Everybody Owes Somebody

There's a famous saying in Chicago politics: "We don't want nobody that nobody sent." It traces back to a reply by a Chicago Committeeman to Abner Mikva, then a hopeful Stevenson volunteer who became member of the Illinois House, a member of Congress, a judge, professor and Clinton's White House Counsel. Generally it means that you have to be connected to be of use in Chicago politics and government.

The flip side is one gets nowhere in politics (pretty much in life actually) without owing somebody something. Writ large it's a, maybe the, fundamental flaw in our electoral politics. Running a campaign costs money, that money has to come from somewhere and that guy is going to want consideration. That nutty 1st Amendment roadblocks full publicly financed presidential campaigns as does historical aversion. Thomas Jefferson put it well: "To compel a man to furnish contribution of money to the propagation of opinions to which he does not agree is sinful and tyrannical."

Take a look at these letters from the Obama campaign to John Gage, National President of the American Federation of Government Employees (courtesy of the Washington Post). Each lists policy endeavors the recipient can expect from an Obama Administration. I'm very confident that:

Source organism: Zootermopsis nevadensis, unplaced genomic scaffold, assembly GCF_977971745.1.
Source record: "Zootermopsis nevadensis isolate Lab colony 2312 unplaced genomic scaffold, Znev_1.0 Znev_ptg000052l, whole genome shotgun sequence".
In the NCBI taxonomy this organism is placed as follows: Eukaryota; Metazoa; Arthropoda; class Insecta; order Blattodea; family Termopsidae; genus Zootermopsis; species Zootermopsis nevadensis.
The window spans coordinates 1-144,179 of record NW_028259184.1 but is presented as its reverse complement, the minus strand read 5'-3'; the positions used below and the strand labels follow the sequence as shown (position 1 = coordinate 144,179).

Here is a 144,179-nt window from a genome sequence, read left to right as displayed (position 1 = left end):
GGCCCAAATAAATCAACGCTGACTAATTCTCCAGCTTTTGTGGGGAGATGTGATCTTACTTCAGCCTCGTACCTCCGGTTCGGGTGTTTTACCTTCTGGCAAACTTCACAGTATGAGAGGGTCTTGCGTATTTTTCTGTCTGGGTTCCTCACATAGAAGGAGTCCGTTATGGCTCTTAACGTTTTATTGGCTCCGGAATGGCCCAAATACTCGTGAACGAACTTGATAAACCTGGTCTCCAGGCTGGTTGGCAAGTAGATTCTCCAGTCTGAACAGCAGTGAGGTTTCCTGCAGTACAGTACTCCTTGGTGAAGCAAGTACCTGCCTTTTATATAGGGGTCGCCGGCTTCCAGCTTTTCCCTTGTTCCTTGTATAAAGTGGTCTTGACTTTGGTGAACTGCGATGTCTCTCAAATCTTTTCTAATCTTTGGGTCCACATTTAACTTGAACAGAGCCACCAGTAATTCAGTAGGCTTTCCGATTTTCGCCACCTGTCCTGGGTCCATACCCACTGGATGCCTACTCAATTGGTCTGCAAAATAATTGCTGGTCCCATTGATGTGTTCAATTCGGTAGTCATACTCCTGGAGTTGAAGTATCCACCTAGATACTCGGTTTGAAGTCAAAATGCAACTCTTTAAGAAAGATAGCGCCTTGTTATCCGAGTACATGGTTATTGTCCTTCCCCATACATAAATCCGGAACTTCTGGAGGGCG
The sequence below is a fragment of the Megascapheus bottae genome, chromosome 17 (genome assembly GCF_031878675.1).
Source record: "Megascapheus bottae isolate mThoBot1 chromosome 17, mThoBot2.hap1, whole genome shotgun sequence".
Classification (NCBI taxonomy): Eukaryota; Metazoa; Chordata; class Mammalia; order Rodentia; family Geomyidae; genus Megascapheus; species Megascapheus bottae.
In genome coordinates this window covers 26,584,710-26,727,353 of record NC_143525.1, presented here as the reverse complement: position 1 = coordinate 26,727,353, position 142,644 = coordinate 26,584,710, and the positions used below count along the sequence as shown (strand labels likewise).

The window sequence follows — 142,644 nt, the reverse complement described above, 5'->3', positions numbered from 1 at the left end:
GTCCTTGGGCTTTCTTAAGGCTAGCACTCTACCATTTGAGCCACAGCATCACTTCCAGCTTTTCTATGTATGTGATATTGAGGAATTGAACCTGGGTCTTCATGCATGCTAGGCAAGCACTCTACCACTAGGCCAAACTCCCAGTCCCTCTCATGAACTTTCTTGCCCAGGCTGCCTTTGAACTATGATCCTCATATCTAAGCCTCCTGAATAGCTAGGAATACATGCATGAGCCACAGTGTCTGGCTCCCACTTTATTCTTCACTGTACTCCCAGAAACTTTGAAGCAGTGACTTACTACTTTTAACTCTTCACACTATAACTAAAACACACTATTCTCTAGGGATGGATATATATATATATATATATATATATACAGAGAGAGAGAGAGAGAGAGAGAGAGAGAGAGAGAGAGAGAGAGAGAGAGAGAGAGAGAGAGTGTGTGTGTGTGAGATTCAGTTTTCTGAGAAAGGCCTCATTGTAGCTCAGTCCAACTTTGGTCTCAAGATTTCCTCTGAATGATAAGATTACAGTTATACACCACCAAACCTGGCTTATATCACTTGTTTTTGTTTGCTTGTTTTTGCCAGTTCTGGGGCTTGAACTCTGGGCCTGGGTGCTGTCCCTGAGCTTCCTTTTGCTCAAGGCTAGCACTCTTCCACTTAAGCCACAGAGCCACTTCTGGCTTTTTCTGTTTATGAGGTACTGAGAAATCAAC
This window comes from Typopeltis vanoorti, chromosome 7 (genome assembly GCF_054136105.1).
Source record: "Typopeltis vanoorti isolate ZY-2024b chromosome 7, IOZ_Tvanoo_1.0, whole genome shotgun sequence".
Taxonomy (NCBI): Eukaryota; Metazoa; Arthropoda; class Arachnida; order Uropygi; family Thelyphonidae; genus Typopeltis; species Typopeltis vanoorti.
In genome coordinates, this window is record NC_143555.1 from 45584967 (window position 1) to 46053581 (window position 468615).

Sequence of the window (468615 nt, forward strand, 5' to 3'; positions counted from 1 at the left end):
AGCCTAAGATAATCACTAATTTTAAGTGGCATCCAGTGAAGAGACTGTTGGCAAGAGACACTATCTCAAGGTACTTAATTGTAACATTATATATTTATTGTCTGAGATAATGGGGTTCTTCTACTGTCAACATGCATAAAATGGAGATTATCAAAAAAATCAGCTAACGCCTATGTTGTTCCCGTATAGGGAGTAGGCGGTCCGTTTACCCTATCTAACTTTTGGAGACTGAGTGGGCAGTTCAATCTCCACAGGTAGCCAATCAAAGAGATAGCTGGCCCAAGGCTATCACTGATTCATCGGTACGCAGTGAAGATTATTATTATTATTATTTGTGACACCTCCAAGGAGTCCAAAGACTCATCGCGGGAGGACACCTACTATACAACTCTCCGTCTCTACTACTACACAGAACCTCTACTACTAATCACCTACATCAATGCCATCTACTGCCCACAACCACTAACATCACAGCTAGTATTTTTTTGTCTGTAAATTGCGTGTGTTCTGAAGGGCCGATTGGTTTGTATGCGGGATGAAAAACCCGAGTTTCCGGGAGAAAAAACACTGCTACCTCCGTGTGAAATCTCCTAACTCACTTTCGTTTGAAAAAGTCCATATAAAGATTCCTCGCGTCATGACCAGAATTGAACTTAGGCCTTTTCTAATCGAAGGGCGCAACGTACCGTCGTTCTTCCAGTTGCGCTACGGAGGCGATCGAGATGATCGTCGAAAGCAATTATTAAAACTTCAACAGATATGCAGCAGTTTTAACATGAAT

1. Some of those policies are simultaneously good for taxpayers and the union's members.
  2. Some of those policies are better for the union's members than taxpayers.
  3. None of those policies are better for taxpayers than the union's members.
So here's a documented example of payback in electoral politics. Support me during my campaign (with money or effort) and I'll pull some policy levers on your behalf once elected. Of course the letters don't contain an unambiguous quid pro quo, but if you're a grown-up you get the implication (do you think Obama wrote these letters himself or John Gage did and Obama's team signed off?). John Gage isn't malintentioned of course, but he keeps his job by improving the lot of his members, not by improving that of taxpayers (though certainly in some cases the former does result in the latter). Make sure to read this one, particularly the third paragraph. I love the reference to parking. Is that really a Presidential concern?

Will we ever know how many shadowy promises to less deserving contributors Barry or Johnny had to make? Probably not.

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